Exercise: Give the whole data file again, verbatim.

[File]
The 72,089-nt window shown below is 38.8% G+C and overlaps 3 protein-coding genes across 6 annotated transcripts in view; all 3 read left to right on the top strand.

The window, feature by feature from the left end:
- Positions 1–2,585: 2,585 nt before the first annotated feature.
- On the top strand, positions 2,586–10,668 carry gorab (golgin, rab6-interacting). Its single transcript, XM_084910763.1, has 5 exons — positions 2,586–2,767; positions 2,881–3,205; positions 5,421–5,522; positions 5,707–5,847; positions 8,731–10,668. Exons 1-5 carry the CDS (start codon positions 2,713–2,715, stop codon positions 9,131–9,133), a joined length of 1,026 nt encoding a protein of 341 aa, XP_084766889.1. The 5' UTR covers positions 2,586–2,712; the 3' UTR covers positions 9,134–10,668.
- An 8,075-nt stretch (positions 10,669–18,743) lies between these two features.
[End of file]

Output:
The 72,089-nt window shown below is 38.8% G+C and overlaps 3 protein-coding genes across 6 annotated transcripts in view; all 3 read left to right on the top strand.

The window, feature by feature from the left end:
- Positions 1–2,585: 2,585 nt before the first annotated feature.
- On the top strand, positions 2,586–10,668 carry gorab (golgin, rab6-interacting). Its single transcript, XM_084910763.1, has 5 exons — positions 2,586–2,767; positions 2,881–3,205; positions 5,421–5,522; positions 5,707–5,847; positions 8,731–10,668. Exons 1-5 carry the CDS (start codon positions 2,713–2,715, stop codon positions 9,131–9,133), a joined length of 1,026 nt encoding a protein of 341 aa, XP_084766889.1. The 5' UTR covers positions 2,586–2,712; the 3' UTR covers positions 9,134–10,668.
- An 8,075-nt stretch (positions 10,669–18,743) lies between these two features.